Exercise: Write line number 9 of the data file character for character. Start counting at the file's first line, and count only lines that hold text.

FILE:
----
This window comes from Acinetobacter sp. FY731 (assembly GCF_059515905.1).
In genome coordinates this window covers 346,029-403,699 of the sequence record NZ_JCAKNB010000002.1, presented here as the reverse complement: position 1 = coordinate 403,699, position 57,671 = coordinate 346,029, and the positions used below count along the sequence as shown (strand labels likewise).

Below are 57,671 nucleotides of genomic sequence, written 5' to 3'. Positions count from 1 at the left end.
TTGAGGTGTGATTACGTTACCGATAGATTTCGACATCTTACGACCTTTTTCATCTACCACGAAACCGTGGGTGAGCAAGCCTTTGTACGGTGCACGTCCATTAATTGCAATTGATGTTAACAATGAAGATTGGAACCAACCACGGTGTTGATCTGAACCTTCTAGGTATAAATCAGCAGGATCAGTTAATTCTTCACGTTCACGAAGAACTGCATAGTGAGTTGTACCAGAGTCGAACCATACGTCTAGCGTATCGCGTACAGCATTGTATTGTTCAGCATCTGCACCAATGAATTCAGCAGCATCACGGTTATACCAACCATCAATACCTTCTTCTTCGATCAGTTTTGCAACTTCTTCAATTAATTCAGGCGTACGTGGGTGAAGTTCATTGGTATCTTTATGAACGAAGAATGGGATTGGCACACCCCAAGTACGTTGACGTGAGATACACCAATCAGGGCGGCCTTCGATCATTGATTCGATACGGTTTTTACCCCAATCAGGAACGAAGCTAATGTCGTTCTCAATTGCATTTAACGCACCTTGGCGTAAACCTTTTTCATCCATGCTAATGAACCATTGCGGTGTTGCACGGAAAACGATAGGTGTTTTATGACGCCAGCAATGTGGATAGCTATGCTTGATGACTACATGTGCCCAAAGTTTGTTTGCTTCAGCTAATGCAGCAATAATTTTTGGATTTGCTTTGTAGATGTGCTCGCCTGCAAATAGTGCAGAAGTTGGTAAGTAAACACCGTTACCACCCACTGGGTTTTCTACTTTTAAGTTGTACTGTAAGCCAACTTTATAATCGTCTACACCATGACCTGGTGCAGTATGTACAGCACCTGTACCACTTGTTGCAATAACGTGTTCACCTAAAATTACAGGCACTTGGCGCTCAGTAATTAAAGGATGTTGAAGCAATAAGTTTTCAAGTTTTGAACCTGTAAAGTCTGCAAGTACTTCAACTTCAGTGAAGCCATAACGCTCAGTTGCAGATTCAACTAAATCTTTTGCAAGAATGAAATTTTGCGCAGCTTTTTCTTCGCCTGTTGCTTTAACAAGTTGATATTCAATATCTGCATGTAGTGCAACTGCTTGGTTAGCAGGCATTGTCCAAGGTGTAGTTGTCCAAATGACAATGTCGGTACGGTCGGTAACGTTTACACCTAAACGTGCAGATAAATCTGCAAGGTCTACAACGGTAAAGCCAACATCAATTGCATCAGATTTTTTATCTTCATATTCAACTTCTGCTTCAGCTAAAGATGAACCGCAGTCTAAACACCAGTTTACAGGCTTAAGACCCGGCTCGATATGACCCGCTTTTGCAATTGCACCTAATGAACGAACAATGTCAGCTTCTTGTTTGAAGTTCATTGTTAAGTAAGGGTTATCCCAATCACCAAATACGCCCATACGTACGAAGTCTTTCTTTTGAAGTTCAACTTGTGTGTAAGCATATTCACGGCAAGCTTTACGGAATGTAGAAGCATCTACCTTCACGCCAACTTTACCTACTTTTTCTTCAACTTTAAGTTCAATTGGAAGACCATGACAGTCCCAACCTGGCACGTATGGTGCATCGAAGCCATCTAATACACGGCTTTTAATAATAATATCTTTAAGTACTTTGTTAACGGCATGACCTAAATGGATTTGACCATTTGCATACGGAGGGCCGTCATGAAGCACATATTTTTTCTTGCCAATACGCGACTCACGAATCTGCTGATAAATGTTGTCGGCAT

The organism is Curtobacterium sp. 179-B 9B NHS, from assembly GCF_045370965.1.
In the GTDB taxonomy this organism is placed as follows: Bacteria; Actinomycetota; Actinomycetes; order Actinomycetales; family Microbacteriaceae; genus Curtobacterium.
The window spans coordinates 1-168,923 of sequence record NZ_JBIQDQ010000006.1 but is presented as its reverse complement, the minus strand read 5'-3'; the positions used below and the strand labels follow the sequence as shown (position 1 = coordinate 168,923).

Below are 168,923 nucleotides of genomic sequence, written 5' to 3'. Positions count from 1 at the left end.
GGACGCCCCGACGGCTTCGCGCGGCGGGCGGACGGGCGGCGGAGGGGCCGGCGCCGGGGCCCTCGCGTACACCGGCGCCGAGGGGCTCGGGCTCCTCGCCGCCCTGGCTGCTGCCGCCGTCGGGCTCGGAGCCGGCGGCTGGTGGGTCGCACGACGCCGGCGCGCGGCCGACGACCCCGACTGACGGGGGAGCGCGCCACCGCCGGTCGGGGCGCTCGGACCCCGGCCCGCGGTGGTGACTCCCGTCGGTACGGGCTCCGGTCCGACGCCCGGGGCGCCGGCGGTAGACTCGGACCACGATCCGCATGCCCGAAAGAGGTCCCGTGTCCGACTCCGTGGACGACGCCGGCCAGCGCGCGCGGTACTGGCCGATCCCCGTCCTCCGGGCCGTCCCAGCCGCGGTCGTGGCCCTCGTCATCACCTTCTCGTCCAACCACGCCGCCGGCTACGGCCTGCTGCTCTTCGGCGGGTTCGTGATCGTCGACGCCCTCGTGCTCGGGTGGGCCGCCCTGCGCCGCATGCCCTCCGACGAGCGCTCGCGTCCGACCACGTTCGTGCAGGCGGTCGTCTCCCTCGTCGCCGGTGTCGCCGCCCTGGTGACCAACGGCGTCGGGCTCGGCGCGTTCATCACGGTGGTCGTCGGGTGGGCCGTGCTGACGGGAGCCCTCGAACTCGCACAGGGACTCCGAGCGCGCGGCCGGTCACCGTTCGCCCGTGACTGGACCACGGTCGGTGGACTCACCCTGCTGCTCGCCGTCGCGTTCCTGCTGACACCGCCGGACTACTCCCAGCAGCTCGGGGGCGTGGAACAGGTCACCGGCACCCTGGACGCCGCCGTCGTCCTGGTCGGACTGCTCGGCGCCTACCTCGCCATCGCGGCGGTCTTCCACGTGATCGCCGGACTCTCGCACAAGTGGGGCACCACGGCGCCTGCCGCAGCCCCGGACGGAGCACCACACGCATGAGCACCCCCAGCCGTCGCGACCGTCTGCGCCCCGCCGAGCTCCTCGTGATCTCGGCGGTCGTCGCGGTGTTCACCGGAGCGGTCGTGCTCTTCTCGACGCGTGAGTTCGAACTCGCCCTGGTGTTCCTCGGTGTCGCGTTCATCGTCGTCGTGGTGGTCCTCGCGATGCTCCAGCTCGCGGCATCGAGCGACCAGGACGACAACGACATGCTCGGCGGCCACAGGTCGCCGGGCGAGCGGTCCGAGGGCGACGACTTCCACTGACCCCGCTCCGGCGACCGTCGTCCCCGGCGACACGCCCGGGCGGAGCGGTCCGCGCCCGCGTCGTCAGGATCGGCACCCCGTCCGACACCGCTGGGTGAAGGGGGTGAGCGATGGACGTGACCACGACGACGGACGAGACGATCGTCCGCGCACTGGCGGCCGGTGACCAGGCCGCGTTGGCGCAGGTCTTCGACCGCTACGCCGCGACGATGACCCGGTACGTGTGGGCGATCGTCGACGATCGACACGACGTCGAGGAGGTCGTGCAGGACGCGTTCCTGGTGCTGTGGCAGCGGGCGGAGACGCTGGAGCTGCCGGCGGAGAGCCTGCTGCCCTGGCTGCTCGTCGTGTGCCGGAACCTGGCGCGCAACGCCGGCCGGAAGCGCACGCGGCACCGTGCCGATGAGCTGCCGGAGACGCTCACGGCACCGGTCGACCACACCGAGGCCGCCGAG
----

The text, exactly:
GGACGCCCCGACGGCTTCGCGCGGCGGGCGGACGGGCGGCGGAGGGGCCGGCGCCGGGGCCCTCGCGTACACCGGCGCCGAGGGGCTCGGGCTCCTCGCCGCCCTGGCTGCTGCCGCCGTCGGGCTCGGAGCCGGCGGCTGGTGGGTCGCACGACGCCGGCGCGCGGCCGACGACCCCGACTGACGGGGGAGCGCGCCACCGCCGGTCGGGGCGCTCGGACCCCGGCCCGCGGTGGTGACTCCCGTCGGTACGGGCTCCGGTCCGACGCCCGGGGCGCCGGCGGTAGACTCGGACCACGATCCGCATGCCCGAAAGAGGTCCCGTGTCCGACTCCGTGGACGACGCCGGCCAGCGCGCGCGGTACTGGCCGATCCCCGTCCTCCGGGCCGTCCCAGCCGCGGTCGTGGCCCTCGTCATCACCTTCTCGTCCAACCACGCCGCCGGCTACGGCCTGCTGCTCTTCGGCGGGTTCGTGATCGTCGACGCCCTCGTGCTCGGGTGGGCCGCCCTGCGCCGCATGCCCTCCGACGAGCGCTCGCGTCCGACCACGTTCGTGCAGGCGGTCGTCTCCCTCGTCGCCGGTGTCGCCGCCCTGGTGACCAACGGCGTCGGGCTCGGCGCGTTCATCACGGTGGTCGTCGGGTGGGCCGTGCTGACGGGAGCCCTCGAACTCGCACAGGGACTCCGAGCGCGCGGCCGGTCACCGTTCGCCCGTGACTGGACCACGGTCGGTGGACTCACCCTGCTGCTCGCCGTCGCGTTCCTGCTGACACCGCCGGACTACTCCCAGCAGCTCGGGGGCGTGGAACAGGTCACCGGCACCCTGGACGCCGCCGTCGTCCTGGTCGGACTGCTCGGCGCCTACCTCGCCATCGCGGCGGTCTTCCACGTGATCGCCGGACTCTCGCACAAGTGGGGCACCACGGCGCCTGCCGCAGCCCCGGACGGAGCACCACACGCATGAGCACCCCCAGCCGTCGCGACCGTCTGCGCCCCGCCGAGCTCCTCGTGATCTCGGCGGTCGTCGCGGTGTTCACCGGAGCGGTCGTGCTCTTCTCGACGCGTGAGTTCGAACTCGCCCTGGTGTTCCTCGGTGTCGCGTTCATCGTCGTCGTGGTGGTCCTCGCGATGCTCCAGCTCGCGGCATCGAGCGACCAGGACGACAACGACATGCTCGGCGGCCACAGGTCGCCGGGCGAGCGGTCCGAGGGCGACGACTTCCACTGACCCCGCTCCGGCGACCGTCGTCCCCGGCGACACGCCCGGGCGGAGCGGTCCGCGCCCGCGTCGTCAGGATCGGCACCCCGTCCGACACCGCTGGGTGAAGGGGGTGAGCGATGGACGTGACCACGACGACGGACGAGACGATCGTCCGCGCACTGGCGGCCGGTGACCAGGCCGCGTTGGCGCAGGTCTTCGACCGCTACGCCGCGACGATGACCCGGTACGTGTGGGCGATCGTCGACGATCGACACGACGTCGAGGAGGTCGTGCAGGACGCGTTCCTGGTGCTGTGGCAGCGGGCGGAGACGCTGGAGCTGCCGGCGGAGAGCCTGCTGCCCTGGCTGCTCGTCGTGTGCCGGAACCTGGCGCGCAACGCCGGCCGGAAGCGCACGCGGCACCGTGCCGATGAGCTGCCGGAGACGCTCACGGCACCGGTCGACCACACCGAGGCCGCCGAG